That Was Paul.

I never believed that Paul Sterns would die.

Paul was a friend of mine, a member of the Sanctuary community that I belong to. Paul was very open about his journey and his health, and I was blessed to know him and his story. He had cancer that was diagnosed a number of years ago. He sought treatment and for a time it was mostly successful until recently when the cancer came back with a vengeance, attacking his physical heart. Paul died peacefully in his sleep on the morning of April 6th, days after his birthday.

His illness is only a sliver of his story, but in a way it was what brought us together. When I was working at Sanctuary a couple of years ago, I came to know Paul. I don’t remember our first conversation, or how it all began. All I know was that suddenly Paul was my friend. I think it was like that for many people he knew. I say his illness brought us together because I got to know Paul by our visits in the hospital while he was getting his chemo. I would arrive usually early, before work, and we would chat while he got his blood work done, waited for the nurse to put the IV in, waited for the chemo to be hooked up, and while it was streaming into his body, trying to undo the cancer that was slowly killing him. I would sit for however long I had, usually with a few others that came around to visit (he was popular), and leave him there to eventually get to work. Paul was always grateful, whether I only had 5 minutes or whether I had two hours. Most recently, Paul would refer to me as the daughter he never had (and never wanted *chuckle*). I know there were many of us at Sanctuary who he lovingly thought of us daughters – as family. I was honored.


The hardest part of a memorial for me is walking in. I am struck by the finality of what is about to happen. I walked into Paul’s memorial on Monday not believing that it had come. Paul was given a couple of weeks to live a few days before he died. To say that timeline was off was an understatement. He died two days later. I am so grateful that I made it home from my trip to visit him one last time on Friday. He died the next morning. To be honest, I don’t remember what I said to Paul. I remember joking with him as always. I remember there being a few of us there with him. I remember him talking about his death. And I really don’t think I said goodbye – a real goodbye. I didn’t think that would be the last time I ever saw my friend Paul on this earth. I hope he knows that when I said, “See you later” hoping that it would be Sunday, that it would translate to more of a metaphorical see you later.  I can’t wait to see Paul again one day.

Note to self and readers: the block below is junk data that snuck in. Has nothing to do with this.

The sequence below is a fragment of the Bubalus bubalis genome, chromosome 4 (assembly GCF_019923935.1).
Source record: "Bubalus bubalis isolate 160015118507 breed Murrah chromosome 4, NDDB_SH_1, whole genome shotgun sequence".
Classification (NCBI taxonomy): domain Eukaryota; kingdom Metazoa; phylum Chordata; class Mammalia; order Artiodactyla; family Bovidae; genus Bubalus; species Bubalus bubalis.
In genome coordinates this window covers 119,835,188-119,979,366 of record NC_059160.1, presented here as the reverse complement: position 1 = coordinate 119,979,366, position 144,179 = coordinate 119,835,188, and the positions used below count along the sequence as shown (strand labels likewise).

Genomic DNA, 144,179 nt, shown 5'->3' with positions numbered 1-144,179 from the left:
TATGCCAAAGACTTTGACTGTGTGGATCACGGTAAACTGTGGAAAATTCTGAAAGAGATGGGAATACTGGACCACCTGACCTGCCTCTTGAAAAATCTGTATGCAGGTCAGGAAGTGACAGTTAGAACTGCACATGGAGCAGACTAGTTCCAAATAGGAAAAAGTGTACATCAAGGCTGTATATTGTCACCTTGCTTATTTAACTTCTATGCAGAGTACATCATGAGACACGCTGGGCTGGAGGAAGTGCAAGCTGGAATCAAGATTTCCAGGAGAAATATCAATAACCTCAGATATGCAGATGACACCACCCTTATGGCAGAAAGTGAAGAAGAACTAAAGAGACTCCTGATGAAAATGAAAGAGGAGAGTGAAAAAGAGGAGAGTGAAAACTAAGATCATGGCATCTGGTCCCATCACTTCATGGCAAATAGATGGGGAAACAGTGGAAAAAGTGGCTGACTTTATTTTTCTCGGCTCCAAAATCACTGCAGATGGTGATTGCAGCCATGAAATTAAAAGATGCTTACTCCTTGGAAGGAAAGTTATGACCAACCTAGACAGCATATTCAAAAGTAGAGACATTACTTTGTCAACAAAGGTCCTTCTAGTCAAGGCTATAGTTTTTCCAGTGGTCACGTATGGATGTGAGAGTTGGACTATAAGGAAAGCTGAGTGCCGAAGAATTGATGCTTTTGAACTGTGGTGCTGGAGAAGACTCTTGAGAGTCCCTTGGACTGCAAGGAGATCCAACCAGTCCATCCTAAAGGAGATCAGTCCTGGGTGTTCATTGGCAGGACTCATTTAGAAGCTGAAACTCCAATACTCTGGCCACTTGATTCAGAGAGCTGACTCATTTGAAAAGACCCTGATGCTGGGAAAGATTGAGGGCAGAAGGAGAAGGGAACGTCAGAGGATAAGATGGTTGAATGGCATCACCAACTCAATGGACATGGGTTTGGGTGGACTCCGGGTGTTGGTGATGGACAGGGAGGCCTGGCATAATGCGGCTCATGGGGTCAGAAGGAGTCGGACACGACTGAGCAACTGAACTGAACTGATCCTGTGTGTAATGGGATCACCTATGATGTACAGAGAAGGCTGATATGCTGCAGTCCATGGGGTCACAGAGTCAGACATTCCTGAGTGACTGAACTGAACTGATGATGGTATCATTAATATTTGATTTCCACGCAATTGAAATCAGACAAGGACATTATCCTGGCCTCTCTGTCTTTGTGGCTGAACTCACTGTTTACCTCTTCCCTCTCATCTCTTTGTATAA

Paul’s memorial was filled with his friends and family. People shared stories of his life, his journey (the good and the hard), funny memories, and things that he did along the way. I was struck by how many of these stories ended with, “and that was Paul.” That was Paul indeed. He was funny, charming, kind, generous, inappropriate, rude, endearing, smart, weird, talented, hardworking, and a hundred other things. He was a good friend. Our pastor Greg said that when he visited Paul the day before he died, he asked if he could pray for Paul. He did, and then Paul ended up praying too which he hardly ever did, at least out loud. But he prayed to God, and he prayed for all of us. He didn’t pray for himself and his body that was slowly letting go. He didn’t pray that he would go peacefully. He prayed for his friends and family. He prayed for each one of us. That was Paul.

I don’t know if I will ever believe that Paul is dead. I see him already in strangers, which often happens when a friend from my community passes away. I see glimpses of him and know he’s around. I know he’s not in pain, and I know I will see him again one day. But that doesn’t make it easy. I long to sit once more with Paul. I long to hear one more joke, tell one more story, see one more sheepish smile. I will miss Paul for a long time.

There are a hundred things I want to say. A hundred more stories and a hundred more wishes. When I helped carry Paul’s body out of the building on Monday with a group of his closest lady friends (which is exactly what he wanted), I felt honored to be a part of his journey – his journey in this life and his journey to get him Home. I was honored to have known Paul for the short time I did. I was honored to call him my friend. He will be deeply missed. That was Paul.

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